Double suspension device comprising four C-shaped springs superimposed on four tong springs. The eight-spring suspension, invented in 1818 by the Englishman Windus, is known as being the most comfortable one and is only fitted to the state of the art luxury carriages. By extension, they are then referred to as “eight-springs”.
Long distance race on horseback, either individually or as a team. The long distances are cut by vet checks to make sure that the horses are not mishandled.
The English thoroughbred is a breed of horses whose natural aptitudes and morphology make them particularly well adapted to gallop races. This breed is the result of selective breeding going back to the 17th century in England, through an initial crossing of English mares and Arab stallions. Found mainly on race courses, the thoroughbred may also be used in other disciplines such as show jumping, for instance, or three-day event. In the 20th century, it was the favourite horse of the riders of the Cadre noir.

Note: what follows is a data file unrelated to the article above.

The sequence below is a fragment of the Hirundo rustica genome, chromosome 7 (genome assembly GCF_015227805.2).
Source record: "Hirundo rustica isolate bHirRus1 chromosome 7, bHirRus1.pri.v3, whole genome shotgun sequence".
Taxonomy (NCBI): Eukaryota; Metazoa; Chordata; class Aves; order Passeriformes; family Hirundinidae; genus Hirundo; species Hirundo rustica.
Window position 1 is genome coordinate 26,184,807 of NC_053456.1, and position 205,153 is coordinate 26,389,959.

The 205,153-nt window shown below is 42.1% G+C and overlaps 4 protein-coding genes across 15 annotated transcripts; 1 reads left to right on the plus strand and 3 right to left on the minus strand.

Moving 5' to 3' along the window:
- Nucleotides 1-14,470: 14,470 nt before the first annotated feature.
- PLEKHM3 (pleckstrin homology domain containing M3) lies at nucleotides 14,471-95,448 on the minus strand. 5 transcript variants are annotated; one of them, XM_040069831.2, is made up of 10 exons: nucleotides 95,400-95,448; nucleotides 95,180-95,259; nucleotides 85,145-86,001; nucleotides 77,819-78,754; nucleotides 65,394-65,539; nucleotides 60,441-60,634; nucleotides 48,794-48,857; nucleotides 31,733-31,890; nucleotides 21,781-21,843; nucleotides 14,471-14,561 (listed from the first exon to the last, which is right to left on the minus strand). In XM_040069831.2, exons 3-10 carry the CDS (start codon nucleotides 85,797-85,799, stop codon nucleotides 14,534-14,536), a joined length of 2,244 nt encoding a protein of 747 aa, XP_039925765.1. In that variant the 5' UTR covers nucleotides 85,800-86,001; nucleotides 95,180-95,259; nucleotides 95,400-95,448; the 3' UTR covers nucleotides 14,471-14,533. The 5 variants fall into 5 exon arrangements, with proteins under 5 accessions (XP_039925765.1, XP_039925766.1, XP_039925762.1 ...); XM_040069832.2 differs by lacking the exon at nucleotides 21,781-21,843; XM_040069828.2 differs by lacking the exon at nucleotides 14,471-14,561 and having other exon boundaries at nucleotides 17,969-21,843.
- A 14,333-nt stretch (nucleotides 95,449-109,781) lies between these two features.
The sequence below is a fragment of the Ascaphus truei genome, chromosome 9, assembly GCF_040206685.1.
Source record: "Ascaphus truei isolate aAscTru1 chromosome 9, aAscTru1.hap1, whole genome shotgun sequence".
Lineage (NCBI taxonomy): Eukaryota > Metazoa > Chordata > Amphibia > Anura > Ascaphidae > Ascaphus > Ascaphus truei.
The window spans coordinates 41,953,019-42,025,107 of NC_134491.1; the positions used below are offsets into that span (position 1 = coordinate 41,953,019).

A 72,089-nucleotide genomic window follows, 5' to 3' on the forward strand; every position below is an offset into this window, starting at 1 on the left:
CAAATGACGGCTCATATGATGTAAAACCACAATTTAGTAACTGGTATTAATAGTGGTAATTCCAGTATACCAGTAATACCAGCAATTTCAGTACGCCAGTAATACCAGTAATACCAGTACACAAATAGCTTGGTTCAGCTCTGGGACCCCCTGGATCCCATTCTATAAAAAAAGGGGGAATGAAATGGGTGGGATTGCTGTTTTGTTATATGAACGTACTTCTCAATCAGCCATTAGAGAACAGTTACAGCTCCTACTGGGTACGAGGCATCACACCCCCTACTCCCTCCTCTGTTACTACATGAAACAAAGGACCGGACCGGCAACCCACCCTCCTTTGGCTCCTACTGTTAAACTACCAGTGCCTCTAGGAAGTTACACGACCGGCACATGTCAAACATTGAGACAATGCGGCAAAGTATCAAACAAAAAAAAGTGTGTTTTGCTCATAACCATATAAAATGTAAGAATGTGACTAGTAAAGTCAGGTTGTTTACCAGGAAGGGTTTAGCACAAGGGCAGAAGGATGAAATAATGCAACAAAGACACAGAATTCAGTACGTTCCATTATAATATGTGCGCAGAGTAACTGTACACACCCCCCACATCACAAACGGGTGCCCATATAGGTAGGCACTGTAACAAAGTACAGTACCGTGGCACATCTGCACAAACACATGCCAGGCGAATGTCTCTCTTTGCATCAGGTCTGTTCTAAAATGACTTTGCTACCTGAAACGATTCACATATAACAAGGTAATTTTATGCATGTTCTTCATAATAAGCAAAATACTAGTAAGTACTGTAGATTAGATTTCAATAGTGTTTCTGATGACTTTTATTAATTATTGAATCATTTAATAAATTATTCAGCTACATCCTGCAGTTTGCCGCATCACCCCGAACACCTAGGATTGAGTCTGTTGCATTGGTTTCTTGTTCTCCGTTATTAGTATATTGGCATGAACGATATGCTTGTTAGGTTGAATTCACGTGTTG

Schools of the Ancien Régime copied from the Italian Renaissance model, for the aristocracy only, to learn soldiering and more specifically riding. There were some forty of them over Paris and in the main towns and cities in France. The first academies appeared from the years 1595. In Antoine de Pluvinel’s academy, situated in a place which has become the Pyramids Square nowadays in Paris, riding was not the only subject taught, but also fencing, literature, dancing, painting, mathematics, music. But in most academies, riding was the only subject actually taught. They were headed by a "King’s Ecuyer" (Squire / Master of the Horse / Riding master) who was given his provisions from the Grand Ecuyer of France. They started losing importance with the setting up of the Military Academy in Paris in 1756 and the creation of the various regiment schools. These academies disappeared in 1793 when the convention abolished all the schools of the Ancien Régime.